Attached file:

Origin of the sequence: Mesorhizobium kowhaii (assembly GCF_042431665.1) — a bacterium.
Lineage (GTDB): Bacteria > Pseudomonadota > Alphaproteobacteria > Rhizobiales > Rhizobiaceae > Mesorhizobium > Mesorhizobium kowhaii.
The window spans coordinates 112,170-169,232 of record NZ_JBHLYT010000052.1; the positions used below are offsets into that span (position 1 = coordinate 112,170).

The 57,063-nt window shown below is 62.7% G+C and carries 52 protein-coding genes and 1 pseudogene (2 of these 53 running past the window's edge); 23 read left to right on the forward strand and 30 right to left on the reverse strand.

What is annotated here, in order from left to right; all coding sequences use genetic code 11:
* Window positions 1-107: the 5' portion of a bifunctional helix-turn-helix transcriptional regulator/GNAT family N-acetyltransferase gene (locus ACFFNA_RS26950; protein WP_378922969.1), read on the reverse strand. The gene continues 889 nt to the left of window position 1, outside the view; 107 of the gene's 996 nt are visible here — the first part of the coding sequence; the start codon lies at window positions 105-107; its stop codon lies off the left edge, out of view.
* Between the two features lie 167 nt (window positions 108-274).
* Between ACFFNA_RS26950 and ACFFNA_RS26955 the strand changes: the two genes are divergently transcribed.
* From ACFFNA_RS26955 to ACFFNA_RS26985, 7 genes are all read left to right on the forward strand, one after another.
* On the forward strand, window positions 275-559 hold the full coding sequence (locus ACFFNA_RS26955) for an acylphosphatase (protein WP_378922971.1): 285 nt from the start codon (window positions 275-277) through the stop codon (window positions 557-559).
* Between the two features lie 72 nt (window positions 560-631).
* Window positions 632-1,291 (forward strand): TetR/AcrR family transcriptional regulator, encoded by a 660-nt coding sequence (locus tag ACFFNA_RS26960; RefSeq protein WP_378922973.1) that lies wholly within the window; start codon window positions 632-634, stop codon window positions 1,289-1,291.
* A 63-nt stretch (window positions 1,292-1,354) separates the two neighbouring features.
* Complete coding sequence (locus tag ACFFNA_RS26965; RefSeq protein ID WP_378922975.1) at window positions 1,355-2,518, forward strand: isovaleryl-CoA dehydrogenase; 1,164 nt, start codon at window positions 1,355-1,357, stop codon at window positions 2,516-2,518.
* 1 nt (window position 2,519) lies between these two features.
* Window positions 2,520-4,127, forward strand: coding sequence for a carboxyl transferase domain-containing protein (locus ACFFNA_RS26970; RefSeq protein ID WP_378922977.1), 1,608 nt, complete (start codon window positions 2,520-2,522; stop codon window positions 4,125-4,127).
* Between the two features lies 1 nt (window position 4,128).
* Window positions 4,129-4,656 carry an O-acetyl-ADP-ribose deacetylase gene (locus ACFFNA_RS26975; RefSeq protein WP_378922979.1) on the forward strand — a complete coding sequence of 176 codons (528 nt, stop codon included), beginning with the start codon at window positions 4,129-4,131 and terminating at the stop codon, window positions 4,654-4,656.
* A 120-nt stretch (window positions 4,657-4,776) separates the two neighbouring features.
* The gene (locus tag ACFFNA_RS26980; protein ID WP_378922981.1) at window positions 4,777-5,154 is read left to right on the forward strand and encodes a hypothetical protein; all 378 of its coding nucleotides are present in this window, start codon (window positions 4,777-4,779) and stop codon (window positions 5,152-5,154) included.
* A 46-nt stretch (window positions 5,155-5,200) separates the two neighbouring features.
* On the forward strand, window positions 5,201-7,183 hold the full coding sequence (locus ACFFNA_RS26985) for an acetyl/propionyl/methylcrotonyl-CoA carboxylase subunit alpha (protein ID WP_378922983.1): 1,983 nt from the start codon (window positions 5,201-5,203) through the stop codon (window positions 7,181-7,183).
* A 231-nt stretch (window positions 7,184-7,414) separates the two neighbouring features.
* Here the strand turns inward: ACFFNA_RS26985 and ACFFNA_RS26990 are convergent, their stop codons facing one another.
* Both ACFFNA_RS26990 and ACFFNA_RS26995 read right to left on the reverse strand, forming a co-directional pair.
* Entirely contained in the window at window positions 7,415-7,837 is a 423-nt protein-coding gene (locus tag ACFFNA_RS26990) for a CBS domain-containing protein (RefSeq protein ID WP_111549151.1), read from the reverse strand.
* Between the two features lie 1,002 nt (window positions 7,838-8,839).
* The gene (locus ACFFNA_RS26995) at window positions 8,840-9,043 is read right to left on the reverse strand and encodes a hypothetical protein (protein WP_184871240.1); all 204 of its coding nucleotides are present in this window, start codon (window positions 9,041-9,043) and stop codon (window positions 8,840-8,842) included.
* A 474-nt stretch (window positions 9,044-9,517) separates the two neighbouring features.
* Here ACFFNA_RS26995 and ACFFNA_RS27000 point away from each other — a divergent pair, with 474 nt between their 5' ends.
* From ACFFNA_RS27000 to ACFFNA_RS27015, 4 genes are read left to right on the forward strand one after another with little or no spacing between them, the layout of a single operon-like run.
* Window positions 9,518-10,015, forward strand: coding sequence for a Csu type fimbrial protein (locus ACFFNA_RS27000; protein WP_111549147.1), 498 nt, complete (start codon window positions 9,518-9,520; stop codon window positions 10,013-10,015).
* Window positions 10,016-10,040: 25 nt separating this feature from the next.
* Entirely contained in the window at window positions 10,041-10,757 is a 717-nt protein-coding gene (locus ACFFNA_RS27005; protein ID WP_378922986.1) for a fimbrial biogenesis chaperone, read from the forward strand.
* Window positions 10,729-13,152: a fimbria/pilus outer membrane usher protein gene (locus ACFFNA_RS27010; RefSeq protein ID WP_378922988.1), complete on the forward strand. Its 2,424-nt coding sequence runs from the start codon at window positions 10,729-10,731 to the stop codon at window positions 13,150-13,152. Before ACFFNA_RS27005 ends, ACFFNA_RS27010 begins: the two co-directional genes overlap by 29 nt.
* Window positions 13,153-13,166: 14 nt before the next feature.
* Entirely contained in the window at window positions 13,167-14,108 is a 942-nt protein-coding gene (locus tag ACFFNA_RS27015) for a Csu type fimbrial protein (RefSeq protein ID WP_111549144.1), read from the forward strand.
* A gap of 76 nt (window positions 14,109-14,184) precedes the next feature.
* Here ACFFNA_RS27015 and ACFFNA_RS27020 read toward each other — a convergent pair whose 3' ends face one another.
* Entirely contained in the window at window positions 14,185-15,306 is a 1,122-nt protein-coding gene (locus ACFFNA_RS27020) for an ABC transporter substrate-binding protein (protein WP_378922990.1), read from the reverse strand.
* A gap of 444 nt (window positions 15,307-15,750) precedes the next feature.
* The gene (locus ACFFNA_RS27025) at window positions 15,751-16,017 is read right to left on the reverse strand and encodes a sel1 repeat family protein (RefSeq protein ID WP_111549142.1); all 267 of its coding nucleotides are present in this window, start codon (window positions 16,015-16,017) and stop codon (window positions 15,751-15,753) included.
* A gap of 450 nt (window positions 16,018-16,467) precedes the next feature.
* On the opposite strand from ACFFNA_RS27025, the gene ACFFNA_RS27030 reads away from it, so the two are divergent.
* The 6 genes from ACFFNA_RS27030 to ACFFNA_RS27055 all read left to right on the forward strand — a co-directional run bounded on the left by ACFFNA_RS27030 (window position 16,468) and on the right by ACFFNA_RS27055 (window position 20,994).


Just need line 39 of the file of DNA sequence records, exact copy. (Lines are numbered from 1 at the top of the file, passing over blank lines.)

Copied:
* Here ACFFNA_RS27015 and ACFFNA_RS27020 read toward each other — a convergent pair whose 3' ends face one another.